The $100-million donation to Toronto’s Centre for Addiction and Mental Health (CAMH) from an anonymous benefactor is an extraordinary gift to the people of this city and beyond. It is also a symbol of a welcome cultural shift in how we approach a defining public health challenge that we have for too long ignored. Read the rest of this article at The Toronto Star…
David Gratzer is a psychiatrist at CAMH. David Goldbloom is a psychiatrist, senior medical adviser at CAMH, and past chair of the Mental Health Commission of Canada.
It may be the biggest change to mental-health-care services in five decades. Earlier this month, Quebec Minister of Health Gaétan Barrette announced that his province would publicly fund psychotherapy for people with depression and anxiety provided by psychologists, nurses and social workers. Ontario made a similar, if smaller, promise earlier this year and other provinces are considering similar initiatives. But how can we turn these big promises into big help for the hundreds of thousands of Canadians who could benefit? Two words of advice: go British.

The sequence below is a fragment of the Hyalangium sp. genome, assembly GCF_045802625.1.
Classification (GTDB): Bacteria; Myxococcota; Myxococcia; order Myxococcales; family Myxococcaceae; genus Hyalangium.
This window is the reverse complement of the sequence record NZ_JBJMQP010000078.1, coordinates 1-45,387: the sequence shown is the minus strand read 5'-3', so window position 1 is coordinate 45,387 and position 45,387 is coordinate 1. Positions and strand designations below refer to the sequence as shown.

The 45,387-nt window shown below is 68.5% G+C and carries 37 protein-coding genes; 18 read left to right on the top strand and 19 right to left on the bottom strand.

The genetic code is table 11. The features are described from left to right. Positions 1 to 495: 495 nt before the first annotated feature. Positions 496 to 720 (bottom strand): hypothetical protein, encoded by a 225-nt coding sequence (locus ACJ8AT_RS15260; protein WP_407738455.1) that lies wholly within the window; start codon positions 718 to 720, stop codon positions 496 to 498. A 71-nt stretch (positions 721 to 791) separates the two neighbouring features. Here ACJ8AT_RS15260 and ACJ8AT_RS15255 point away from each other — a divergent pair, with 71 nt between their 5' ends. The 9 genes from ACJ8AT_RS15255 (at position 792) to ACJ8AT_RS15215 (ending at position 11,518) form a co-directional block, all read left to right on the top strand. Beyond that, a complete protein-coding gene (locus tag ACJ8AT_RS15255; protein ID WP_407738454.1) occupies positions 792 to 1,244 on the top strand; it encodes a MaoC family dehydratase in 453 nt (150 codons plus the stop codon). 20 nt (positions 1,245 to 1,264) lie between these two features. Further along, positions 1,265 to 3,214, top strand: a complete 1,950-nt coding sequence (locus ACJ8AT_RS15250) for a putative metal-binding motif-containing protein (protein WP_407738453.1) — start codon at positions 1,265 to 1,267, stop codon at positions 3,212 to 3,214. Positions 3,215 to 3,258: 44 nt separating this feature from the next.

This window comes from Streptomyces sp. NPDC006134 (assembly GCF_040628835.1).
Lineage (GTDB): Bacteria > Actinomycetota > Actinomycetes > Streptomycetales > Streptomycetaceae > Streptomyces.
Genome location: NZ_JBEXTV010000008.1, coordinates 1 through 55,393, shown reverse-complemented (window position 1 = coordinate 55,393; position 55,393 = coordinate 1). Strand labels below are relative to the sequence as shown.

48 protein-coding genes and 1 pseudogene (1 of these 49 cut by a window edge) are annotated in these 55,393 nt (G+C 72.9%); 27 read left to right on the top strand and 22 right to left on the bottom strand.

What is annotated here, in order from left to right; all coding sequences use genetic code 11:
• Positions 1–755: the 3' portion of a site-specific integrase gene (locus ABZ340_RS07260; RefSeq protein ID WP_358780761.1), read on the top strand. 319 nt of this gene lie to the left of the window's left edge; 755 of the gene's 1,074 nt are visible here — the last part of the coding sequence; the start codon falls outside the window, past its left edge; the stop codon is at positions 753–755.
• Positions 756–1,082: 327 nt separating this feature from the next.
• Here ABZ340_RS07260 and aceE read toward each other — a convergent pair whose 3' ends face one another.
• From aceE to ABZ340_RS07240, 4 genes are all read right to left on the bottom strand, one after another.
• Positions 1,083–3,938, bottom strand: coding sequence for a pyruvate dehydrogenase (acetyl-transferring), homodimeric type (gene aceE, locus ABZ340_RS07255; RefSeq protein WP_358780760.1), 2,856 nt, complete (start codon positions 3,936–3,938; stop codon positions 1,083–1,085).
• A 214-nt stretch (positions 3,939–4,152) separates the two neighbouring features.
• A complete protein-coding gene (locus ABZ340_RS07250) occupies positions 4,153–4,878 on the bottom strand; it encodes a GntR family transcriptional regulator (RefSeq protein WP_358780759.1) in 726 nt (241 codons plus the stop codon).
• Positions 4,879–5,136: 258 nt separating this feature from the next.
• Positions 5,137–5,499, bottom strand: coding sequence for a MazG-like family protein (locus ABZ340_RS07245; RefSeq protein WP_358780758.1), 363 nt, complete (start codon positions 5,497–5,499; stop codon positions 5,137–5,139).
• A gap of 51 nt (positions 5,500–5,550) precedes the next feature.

VIMHS acting executive director Taryn O’Flanagan presents a talk titled The Mental Health Continuum, Depression and Anxiety: Effective ways of coping and supporting one another
Image: Taryn O’Flanagan speaking at Brentwood College School on November 29, 2017
Brentwood College student leaders and counseling staff hold an annual mental health and wellness day to help decrease stigma, increase awareness and promote resiliency
image: Vancouver Island Mental Health Society acting executive director Taryn O’Flanagan with Brentwood College School student Morgan Woodbridge
“Would we not avoid self medicating and future issues of homelessness and joblessness, plus families being broken and children thrown into foster care, if we took child and teen mental illness more seriously?”
A Mission family with a mentally ill nine-year-old boy is desperately worried about his future, saying there aren’t enough medical or community services to ensure he has a safe, healthy and fulfilling life. [Sue Potma’s son] Josh suffers from several disorders that relentlessly affect his behaviour, leading to suspensions from school, physical confrontations with other children, and his removal from sports teams and summer camps. Read the rest of this article at The Vancouver Sun…